Extensive Peculiar Cutaneous Form of Neurofibromatosis Type I as a New Mutation - a Case Report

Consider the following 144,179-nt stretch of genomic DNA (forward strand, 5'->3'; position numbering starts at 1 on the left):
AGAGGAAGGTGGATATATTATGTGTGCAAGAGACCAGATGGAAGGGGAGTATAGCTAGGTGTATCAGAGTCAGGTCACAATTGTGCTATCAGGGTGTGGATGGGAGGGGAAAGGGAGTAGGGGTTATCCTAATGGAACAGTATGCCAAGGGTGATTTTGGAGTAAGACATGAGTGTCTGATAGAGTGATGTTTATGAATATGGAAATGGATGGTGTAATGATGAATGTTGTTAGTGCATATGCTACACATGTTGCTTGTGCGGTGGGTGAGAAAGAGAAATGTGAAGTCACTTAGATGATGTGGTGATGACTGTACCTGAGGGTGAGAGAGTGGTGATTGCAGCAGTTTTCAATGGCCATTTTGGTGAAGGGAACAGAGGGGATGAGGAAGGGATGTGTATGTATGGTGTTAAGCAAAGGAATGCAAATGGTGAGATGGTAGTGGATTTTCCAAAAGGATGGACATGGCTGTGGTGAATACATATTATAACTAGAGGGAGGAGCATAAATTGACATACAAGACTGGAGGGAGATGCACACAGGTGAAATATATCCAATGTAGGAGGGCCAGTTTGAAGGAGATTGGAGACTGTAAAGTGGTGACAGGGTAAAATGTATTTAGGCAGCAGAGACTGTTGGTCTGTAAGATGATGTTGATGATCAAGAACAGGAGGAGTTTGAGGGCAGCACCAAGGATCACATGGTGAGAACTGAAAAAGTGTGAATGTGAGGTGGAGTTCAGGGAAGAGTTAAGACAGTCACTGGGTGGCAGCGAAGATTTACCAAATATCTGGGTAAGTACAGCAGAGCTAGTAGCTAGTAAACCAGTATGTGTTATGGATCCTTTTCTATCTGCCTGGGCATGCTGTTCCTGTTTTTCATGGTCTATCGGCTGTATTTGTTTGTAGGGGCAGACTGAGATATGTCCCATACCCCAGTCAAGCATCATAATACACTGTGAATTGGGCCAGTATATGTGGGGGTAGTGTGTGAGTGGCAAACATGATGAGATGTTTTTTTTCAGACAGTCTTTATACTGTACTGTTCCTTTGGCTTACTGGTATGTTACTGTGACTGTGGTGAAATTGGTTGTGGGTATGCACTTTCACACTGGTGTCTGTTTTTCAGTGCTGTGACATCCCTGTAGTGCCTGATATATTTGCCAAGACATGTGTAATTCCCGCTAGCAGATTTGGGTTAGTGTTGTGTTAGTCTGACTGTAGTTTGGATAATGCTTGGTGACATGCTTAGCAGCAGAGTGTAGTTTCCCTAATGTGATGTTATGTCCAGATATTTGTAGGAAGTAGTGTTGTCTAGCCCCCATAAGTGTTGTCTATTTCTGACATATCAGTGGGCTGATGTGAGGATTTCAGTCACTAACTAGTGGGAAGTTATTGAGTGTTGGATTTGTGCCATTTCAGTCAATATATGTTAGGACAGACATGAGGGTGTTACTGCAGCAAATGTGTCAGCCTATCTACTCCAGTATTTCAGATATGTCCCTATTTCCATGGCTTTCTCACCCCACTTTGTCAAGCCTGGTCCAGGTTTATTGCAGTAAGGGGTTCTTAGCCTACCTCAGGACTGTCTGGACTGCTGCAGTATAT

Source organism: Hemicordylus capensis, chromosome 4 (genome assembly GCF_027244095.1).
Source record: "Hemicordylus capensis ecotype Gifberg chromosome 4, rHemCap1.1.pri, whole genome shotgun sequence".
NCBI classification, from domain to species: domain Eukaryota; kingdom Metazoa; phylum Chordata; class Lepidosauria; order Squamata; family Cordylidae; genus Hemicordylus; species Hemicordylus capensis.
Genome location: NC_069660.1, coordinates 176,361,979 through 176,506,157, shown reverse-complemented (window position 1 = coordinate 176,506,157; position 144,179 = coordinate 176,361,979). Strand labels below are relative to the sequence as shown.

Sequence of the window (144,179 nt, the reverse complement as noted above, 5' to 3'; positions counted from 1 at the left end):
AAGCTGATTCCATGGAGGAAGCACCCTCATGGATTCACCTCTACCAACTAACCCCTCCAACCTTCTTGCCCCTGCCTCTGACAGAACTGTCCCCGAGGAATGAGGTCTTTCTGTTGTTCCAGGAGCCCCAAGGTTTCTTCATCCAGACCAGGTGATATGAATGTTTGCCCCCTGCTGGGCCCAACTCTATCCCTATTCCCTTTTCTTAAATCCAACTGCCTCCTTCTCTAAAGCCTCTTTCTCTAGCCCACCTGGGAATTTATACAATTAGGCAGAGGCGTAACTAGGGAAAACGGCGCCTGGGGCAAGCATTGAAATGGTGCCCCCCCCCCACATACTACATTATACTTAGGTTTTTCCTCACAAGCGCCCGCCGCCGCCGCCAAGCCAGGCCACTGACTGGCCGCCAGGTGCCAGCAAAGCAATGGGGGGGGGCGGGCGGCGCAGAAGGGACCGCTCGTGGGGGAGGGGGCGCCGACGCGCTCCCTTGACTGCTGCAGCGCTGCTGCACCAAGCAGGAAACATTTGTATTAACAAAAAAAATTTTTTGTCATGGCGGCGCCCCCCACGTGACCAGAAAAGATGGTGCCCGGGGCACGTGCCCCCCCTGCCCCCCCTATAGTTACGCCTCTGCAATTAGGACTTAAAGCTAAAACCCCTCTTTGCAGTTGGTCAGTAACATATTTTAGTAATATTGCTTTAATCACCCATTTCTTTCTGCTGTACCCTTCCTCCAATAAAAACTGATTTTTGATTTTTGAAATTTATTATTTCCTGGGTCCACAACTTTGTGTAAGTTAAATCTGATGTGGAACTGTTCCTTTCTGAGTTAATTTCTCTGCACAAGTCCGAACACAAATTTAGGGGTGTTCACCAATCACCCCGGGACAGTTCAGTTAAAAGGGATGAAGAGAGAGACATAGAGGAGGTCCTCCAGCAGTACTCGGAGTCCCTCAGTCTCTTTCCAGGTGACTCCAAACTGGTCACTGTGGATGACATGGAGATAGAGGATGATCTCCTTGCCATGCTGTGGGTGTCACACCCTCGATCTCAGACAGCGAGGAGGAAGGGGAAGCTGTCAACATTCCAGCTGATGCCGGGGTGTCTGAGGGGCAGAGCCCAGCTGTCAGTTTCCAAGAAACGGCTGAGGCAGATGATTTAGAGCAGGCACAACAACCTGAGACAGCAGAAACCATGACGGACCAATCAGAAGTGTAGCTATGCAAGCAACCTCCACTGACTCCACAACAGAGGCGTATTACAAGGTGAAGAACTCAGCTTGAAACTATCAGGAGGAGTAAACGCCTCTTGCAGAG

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Neurofibromatosis-1 (NF1) is one of the most common hereditary multisystemic disorders. The disease manifests a variety of characteristic features that include: hyperpigmentary abnormalities of the skin (café-au-lait macules, freckles in the axillae, and iris Lisch nodules) and growth of benign peripheral nerve sheath tumors (neurofibromas) in the skin. Associated extracutaneous clinical features include: skeletal abnormalities, neurological, cardiovascular, endocrine and other malformations. NF1 is caused by mutation in the neurofibromatosis-1 gene, which codes for the protein neurofibromin. The inheritance of NF1 follows an autosomal dominant trait, although about 50% of patients present with new („de novo“) mutations, and represent the first member of their family. No difference in the severity of the disease can be found in patients with familial mutations versus those with new mutations. We present a 78-year-old female patient with an extreme cutaneous form of neurofibromatosis who reported no affected family member. Apart from skin problems, she had no major health issues in childhood and adolescence, but in recent decades she had frequent headaches, occasional abdominal pain, and vision and hearing impairment. About 10 to 14 days before admission, she developed a severe cough, shortness of breath, and chest and abdominal pain. On examination, the patient of short stature (hight: 152 cm, weight: 49 kg) presented with thousands of soft nodules dispersed over the whole body, except on extensor sides of thighs and lower legs; the nodules varied in color from skin-colored, livid erythematous, to brown-grey; the nodules on the abdomen were moist, partly bleeding from the base, and accompanied by an unpleasant odor. Her feet were also densely covered by dark purple lumps, with dystrophic changes of the toe nails that were thickened, frayed, and yellowish. The skeletal abnormalities included: short stature, severe osteoporosis and osteosclerosis of the head bone structure; degenerative arthropathc-spondylotic changes of the thoracolumbar spine segment with signs of diffuse skeletal hyperostosis; pronounced degenerative changes of the lumbar spine. CT scans of the head, chest and abdomen showed the following abnormalities: flattening of the paraventricular gyri and reduction of brain parenchyma with hypodensity of the white matter in terms of cortical atrophy; periventricular bilateral small post-ischemic microvascular brain lesions of varying chronicity; in the parenchyma of the upper left lung lobe the apical presence of small areas of pleural effusion with consequent subatelectic region; distended stomach and a small inner wall herniation; hypotrophic right kidney; atherosclerotic lesions of the abdominal aorta; low grade infrarenal kinking of the abdominal aorta. Pathohistological analysis of biopsy specimen taken from the nodule corresponded with cutaneous neurofibroma. Consultative examinations of various specialists pointed to the existence of the following comorbidities: obstructive respiratory syndrome and right lobe pneumonia that were treated by antibiotics, aminophylline and dexamethasone infusions; psycho-organic syndrome without focal neurological deficit; Lisch nodules in each eye, and senile cataract. Considering the age and medical presentation of the patient, no other treatment was considered. In conclusion, this is a sporadic case of cutaneous neurofibromatosis 1 in a 78-year-old female patient who presented with extremely severe cutaneous neurofibromas, making this case at least rather peculiar.

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